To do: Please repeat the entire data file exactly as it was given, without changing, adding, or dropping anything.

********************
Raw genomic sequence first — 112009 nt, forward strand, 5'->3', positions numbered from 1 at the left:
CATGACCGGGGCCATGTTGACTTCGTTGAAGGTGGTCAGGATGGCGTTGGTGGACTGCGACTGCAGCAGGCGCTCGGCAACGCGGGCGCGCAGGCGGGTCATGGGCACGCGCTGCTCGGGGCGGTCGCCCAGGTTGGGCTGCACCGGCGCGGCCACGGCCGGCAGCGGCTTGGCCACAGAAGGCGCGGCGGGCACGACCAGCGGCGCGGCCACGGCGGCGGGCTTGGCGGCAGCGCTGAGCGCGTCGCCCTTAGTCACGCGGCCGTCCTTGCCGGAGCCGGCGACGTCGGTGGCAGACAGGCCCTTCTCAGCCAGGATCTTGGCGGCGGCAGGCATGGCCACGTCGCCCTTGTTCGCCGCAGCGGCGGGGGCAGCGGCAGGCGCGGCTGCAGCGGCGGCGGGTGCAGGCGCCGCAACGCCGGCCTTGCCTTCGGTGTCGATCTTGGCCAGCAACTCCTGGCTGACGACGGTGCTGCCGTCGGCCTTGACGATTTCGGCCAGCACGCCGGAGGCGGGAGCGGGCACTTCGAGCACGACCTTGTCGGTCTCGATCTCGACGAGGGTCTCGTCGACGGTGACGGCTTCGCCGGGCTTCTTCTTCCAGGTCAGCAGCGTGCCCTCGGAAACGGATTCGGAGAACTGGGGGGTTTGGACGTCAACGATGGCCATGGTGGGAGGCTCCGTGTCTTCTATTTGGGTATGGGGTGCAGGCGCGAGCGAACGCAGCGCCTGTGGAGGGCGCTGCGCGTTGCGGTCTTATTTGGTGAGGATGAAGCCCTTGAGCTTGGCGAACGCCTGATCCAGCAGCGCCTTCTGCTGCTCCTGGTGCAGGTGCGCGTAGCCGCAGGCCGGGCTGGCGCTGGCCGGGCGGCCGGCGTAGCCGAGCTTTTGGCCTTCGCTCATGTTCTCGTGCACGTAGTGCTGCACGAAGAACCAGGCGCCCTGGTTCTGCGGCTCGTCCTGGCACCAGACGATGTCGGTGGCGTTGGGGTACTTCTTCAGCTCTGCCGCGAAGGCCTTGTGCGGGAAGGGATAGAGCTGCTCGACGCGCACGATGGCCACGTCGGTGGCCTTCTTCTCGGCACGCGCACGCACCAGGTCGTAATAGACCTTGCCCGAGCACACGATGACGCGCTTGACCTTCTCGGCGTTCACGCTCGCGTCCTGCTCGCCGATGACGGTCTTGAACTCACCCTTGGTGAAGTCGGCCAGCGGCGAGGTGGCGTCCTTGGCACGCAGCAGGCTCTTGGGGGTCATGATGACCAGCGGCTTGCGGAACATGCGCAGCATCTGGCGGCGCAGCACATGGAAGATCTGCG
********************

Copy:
Raw genomic sequence first — 112009 nt, forward strand, 5'->3', positions numbered from 1 at the left:
CATGACCGGGGCCATGTTGACTTCGTTGAAGGTGGTCAGGATGGCGTTGGTGGACTGCGACTGCAGCAGGCGCTCGGCAACGCGGGCGCGCAGGCGGGTCATGGGCACGCGCTGCTCGGGGCGGTCGCCCAGGTTGGGCTGCACCGGCGCGGCCACGGCCGGCAGCGGCTTGGCCACAGAAGGCGCGGCGGGCACGACCAGCGGCGCGGCCACGGCGGCGGGCTTGGCGGCAGCGCTGAGCGCGTCGCCCTTAGTCACGCGGCCGTCCTTGCCGGAGCCGGCGACGTCGGTGGCAGACAGGCCCTTCTCAGCCAGGATCTTGGCGGCGGCAGGCATGGCCACGTCGCCCTTGTTCGCCGCAGCGGCGGGGGCAGCGGCAGGCGCGGCTGCAGCGGCGGCGGGTGCAGGCGCCGCAACGCCGGCCTTGCCTTCGGTGTCGATCTTGGCCAGCAACTCCTGGCTGACGACGGTGCTGCCGTCGGCCTTGACGATTTCGGCCAGCACGCCGGAGGCGGGAGCGGGCACTTCGAGCACGACCTTGTCGGTCTCGATCTCGACGAGGGTCTCGTCGACGGTGACGGCTTCGCCGGGCTTCTTCTTCCAGGTCAGCAGCGTGCCCTCGGAAACGGATTCGGAGAACTGGGGGGTTTGGACGTCAACGATGGCCATGGTGGGAGGCTCCGTGTCTTCTATTTGGGTATGGGGTGCAGGCGCGAGCGAACGCAGCGCCTGTGGAGGGCGCTGCGCGTTGCGGTCTTATTTGGTGAGGATGAAGCCCTTGAGCTTGGCGAACGCCTGATCCAGCAGCGCCTTCTGCTGCTCCTGGTGCAGGTGCGCGTAGCCGCAGGCCGGGCTGGCGCTGGCCGGGCGGCCGGCGTAGCCGAGCTTTTGGCCTTCGCTCATGTTCTCGTGCACGTAGTGCTGCACGAAGAACCAGGCGCCCTGGTTCTGCGGCTCGTCCTGGCACCAGACGATGTCGGTGGCGTTGGGGTACTTCTTCAGCTCTGCCGCGAAGGCCTTGTGCGGGAAGGGATAGAGCTGCTCGACGCGCACGATGGCCACGTCGGTGGCCTTCTTCTCGGCACGCGCACGCACCAGGTCGTAATAGACCTTGCCCGAGCACACGATGACGCGCTTGACCTTCTCGGCGTTCACGCTCGCGTCCTGCTCGCCGATGACGGTCTTGAACTCACCCTTGGTGAAGTCGGCCAGCGGCGAGGTGGCGTCCTTGGCACGCAGCAGGCTCTTGGGGGTCATGATGACCAGCGGCTTGCGGAACATGCGCAGCATCTGGCGGCGCAGCACATGGAAGATCTGCG